Complaints about the poor quality of science education are a familiar refrain in many countries, as are national anxieties about falling behind the rest of the world. What's not so familiar is that pretty much everyone feels this way. Nature Publishing Group's educational division, Nature Education, last year conducted a survey of 450 university-level science faculty members from more than 30 countries. The first report from that survey, freely available at, focuses on 'postsecondary' university- and college-level education. It finds that more than half of the respondents in Europe, Asia and North America feel that the quality of undergraduate science education in their country is mediocre, poor or very poor.

Despite agreeing that inadequate secondary-school science education is the major problem, respondents concurred on how they could help contribute to a solution: by having professors provide better college-level teaching. Moreover, 77% of respondents indicated that they considered their teaching responsibilities to be just as important as their research — and 16% said teaching was more important.

Yet although there was general agreement about the low quality of undergraduate education, a substantial majority of the respondents felt that their own teaching was highly effective. This suggests that at least some of the respondents are fooling themselves.

Certainly, that apparent complacency would help to account for the notably slow uptake of pedagogical innovations in the teaching of science to undergraduates. But there is strong evidence that talking at students isn't nearly as effective as engaging them with cooperative, hands-on learning activities. A prime example of the latter approach is Process Oriented Guided Inquiry Learning (, which originated in US college chemistry departments in 1994, and which is now used in many other subject areas.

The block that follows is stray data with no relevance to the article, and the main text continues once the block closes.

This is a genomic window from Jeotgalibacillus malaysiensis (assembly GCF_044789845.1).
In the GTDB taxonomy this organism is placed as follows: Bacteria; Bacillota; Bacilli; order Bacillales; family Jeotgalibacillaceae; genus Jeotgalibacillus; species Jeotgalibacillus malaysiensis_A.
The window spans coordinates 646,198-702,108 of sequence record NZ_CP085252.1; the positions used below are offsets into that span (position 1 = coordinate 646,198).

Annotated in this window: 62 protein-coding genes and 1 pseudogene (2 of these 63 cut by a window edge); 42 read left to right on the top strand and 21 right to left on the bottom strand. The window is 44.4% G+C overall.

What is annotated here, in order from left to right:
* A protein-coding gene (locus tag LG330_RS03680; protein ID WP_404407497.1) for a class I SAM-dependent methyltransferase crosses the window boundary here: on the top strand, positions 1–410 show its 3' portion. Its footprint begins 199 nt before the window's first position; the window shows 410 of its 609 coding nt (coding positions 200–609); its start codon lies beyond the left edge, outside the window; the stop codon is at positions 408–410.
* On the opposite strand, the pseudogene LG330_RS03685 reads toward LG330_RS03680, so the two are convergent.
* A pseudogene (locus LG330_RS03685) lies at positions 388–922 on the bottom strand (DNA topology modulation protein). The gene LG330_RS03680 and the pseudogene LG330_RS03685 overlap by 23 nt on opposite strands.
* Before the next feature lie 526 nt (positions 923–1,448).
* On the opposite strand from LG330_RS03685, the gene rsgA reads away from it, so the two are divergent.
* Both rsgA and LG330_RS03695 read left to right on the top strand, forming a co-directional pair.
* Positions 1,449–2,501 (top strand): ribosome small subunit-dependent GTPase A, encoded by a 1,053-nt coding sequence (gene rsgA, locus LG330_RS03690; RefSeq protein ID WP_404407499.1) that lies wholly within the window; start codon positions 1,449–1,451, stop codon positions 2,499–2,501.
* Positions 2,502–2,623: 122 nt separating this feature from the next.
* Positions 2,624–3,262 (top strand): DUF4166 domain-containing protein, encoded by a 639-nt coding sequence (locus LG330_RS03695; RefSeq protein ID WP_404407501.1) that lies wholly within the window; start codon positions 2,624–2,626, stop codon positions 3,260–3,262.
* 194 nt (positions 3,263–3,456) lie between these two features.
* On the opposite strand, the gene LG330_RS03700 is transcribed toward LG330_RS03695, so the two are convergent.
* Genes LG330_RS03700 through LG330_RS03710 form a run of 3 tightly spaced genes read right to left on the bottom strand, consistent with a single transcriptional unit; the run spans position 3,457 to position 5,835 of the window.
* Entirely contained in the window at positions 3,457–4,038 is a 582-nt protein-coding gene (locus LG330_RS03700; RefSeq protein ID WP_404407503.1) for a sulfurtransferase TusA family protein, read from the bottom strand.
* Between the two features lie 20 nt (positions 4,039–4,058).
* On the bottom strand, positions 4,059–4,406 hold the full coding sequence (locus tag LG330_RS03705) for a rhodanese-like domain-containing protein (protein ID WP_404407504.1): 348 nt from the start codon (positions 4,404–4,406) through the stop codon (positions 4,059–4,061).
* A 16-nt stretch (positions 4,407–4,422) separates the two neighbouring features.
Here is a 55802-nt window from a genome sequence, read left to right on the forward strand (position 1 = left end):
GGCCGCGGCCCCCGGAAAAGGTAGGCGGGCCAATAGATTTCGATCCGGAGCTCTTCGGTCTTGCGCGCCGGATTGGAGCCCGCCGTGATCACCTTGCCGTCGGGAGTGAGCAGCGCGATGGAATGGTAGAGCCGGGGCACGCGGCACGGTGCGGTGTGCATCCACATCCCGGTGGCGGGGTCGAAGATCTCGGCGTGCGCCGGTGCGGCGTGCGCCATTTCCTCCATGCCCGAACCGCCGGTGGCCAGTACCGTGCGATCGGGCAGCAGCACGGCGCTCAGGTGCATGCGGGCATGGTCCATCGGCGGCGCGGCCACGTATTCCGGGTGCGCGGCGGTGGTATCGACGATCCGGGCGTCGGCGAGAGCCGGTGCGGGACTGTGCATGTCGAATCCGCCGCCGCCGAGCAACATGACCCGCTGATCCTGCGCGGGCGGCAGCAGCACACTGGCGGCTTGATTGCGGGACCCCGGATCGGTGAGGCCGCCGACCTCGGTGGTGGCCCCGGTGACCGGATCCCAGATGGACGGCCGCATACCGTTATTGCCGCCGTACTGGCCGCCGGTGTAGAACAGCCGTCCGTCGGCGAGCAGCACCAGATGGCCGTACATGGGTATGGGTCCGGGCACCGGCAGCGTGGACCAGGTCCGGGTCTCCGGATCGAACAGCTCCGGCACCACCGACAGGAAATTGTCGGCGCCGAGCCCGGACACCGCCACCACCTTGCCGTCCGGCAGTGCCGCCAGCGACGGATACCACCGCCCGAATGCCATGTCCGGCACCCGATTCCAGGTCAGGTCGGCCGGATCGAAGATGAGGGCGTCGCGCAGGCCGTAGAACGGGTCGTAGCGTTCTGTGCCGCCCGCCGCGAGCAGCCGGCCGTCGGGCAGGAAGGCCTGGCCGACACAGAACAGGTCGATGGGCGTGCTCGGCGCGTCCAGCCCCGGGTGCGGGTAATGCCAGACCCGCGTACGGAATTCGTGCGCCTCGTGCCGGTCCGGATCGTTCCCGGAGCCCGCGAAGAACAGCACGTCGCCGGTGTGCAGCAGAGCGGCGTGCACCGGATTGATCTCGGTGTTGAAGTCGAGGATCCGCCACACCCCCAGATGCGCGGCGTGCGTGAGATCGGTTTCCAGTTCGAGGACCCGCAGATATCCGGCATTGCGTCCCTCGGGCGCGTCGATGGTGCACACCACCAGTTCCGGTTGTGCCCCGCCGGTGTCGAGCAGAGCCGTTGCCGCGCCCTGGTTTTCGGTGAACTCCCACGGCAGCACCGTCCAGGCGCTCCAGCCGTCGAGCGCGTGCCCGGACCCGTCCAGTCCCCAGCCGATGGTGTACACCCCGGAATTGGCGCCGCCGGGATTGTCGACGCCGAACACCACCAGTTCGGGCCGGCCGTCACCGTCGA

But the biggest barrier to improvement is the pervasive perception that academic institutions — and the prevailing rewards structure of science — value research far more than teaching. That perception was apparent in one of the survey's most striking contradictions: despite their beliefs that teaching was at least as important as research, many respondents said that they would choose to appoint a researcher rather than a teacher to an open tenured position.

To correct this misalignment of values, two things are required. The first is to establish a standardized system of teaching evaluation. This would give universities and professors alike the feedback they need to improve. Undergraduate student outcomes can already be measured in a variety of innovative ways, such as the 'concept inventory' system developed in physics. But more research is needed in this area.

The second requirement is to improve the support and rewards for university-level teaching. For example, universities and professional societies could offer staff systematic training in how to teach well — something less than a two-year degree, but more than a two-hour workshop. Universities could encourage donors to endow professorships based on teaching excellence. And funding agencies could make teaching more of a financial priority, as does the private Howard Hughes Medical Institute in Chevy Chase, Maryland, which offers scientists up to US$1 million over four years to innovate in science education.

Correcting the misalignment will be neither quick nor easy. But by showering so many rewards on research instead of on teaching, universities and funding agencies risk undermining the educational quality that is required for research to flourish in the long term. They need to find a more balanced way to allocate their resources — and in the process allow the majority of academic scientists to act on their conviction that teaching and research are equally important.